- Locale: Squamish Valley, British Columbia
- What It's Like: Amazing canyons - unless you're brave, it's an early or late season scenery trip.
- Class: III-IV boating in a major class V canyon.
- Scouting/Portaging: Moderate. Impossible once in the canyons.
- Level: Online gauge: use the Squamish or the Elaho gauge.
- Time: 3-4 hours.
- When To Go: Very early or late season at low water. Anything but low flows haven't been tested.
- Info From: Several visits.
- Other Beta: There is a short trip report at TRL.
- Map: Click here for a map of the river zone.
The Upper Squamish is all about canyons - big and incredibly scenic canyons. You get the same sort of canyons as found on Dipper Creek without having to run any big waterfalls. Truth be told the Upper Squamish is of little interest as a good kayaking run because of difficult access to paddle class III-IV or unrunnable whitewater. Despite this, it is worth doing once just to pass through the gorges. Do it at low water - it will quickly fill up and get very scary with any amount of water and to the best of our knowledge it hasn't been run at anything but low water in the shoulder seasons.
Access is along the Squamish main logging road. Head out of Squamish and up the Squamish Valley Road - pass the Ashlu and keep going. It's a bumpy ride that takes almost an hour. At the Elaho/Squamish confluence take the main river left road up the Squamish. At the first major spur head down to your left to a bridge over the river - the put in. There are several take out options. The easiest would be to paddle all the way down to where the road is right next to the river. If you don't make it all the way just bail and hike up to the road.
Flows on the Upper Squamish should be appropriate when everything is low. It might be possible with a little bit of water but it's almost certain to be unrunnable when there is any semblance of summer flow in the river. There should be a loose correlation with the Elaho gauge - 30 cms equated to a low flow. If you do run this at higher levels scout everything before dropping in. You can boat to the brink in a few places that might require backtracking up the canyon to portage - this would be impossible at high water.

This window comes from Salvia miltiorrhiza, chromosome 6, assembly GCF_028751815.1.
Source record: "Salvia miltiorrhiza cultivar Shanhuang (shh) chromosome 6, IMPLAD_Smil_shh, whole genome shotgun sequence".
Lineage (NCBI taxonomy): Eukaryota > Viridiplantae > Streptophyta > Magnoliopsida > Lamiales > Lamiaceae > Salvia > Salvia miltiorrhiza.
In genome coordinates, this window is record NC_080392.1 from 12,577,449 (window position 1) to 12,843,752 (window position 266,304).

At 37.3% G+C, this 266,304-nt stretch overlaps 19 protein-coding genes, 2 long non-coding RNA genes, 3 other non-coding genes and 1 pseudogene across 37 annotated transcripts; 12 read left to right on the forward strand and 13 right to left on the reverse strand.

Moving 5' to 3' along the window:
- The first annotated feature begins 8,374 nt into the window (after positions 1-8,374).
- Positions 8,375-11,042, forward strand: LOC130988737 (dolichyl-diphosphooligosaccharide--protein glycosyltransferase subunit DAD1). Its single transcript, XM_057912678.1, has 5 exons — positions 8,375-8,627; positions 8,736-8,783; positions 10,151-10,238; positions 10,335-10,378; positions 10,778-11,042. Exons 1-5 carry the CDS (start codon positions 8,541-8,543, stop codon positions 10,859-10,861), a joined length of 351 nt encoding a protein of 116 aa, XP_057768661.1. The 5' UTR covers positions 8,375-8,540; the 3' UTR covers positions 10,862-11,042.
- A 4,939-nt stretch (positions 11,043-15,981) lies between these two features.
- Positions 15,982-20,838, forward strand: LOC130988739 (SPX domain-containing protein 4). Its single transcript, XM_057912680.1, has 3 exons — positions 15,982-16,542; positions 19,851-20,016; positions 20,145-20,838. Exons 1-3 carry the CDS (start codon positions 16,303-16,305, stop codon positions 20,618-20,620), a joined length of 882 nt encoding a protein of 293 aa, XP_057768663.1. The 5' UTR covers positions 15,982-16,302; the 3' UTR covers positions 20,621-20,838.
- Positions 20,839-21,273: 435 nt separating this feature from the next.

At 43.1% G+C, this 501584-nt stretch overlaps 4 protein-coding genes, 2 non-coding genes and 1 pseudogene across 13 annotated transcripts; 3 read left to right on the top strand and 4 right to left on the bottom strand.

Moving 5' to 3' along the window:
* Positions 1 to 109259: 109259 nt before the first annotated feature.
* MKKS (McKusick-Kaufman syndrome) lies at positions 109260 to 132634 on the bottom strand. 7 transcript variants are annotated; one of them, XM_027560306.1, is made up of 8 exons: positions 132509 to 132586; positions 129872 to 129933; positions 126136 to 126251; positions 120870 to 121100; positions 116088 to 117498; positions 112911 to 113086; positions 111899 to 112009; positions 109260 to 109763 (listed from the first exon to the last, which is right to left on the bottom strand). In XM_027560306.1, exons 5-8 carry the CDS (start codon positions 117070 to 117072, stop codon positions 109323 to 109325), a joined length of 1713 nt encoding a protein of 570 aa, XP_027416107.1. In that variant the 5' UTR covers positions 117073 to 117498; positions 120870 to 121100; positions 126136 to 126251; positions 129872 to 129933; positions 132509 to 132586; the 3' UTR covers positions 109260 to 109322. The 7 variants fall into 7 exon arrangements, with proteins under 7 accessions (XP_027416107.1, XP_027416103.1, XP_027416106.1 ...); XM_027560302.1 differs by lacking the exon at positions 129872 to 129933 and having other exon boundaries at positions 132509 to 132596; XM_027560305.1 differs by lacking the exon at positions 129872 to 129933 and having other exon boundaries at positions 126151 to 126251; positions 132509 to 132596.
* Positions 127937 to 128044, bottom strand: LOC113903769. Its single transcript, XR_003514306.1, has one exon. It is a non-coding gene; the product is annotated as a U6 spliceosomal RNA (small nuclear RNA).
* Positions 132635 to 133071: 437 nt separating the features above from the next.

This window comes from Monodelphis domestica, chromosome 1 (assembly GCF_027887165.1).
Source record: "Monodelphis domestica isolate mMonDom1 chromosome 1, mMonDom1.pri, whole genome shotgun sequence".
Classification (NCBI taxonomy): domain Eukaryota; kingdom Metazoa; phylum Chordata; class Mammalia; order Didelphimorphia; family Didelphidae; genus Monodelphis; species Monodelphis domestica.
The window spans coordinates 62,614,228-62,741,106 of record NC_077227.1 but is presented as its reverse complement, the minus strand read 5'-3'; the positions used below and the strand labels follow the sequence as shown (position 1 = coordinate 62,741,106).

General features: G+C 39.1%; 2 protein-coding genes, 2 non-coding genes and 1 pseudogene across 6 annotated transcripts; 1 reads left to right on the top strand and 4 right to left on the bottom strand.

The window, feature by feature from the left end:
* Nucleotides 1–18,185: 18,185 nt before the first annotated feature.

Bushwhack down the river left gully at the bridge. You'll boat some wide open stuff and shortly come to the first canyon - the entrance is unrunnable. The second canyon has some seductive entrance drops and you'll be tempted to boat on in. Be careful - just downstream is a 15 foot drop caused by old growth logs wedged in the canyon. It's runnable but very dicey and you can't see what's downstream from river level. Backtrack if you have to, or scout the whole thing beforehand.
The third canyon is below Dipper Creek (take a look at that confluence waterfall!) where the volume doubles. It is good to go - wicked scenery but be careful for wood. Shortly below here is the fourth canyon - it has a portage - it's an easy 10-15 minute walk out to the road if you don't want to do this portage.
The Upper Squamish is fully worth the trip, but maybe just once. Continue on down through the last canyon(s) if you like, or go explore what lies upstream. Also if you're in the area running Dipper I'd recommend running the third canyon on the Upper Squamish to hike out - it's a much easier walk than the other options.Bashing to the put in - Devil's Club sucks even when it's dead.
Sunbathing at the first canyon.
Scouting the log drop in the second canyon.
Yeah, it's awesome.
The best rapid of the run, start of the fourth canyon.
Updated April 17, 2010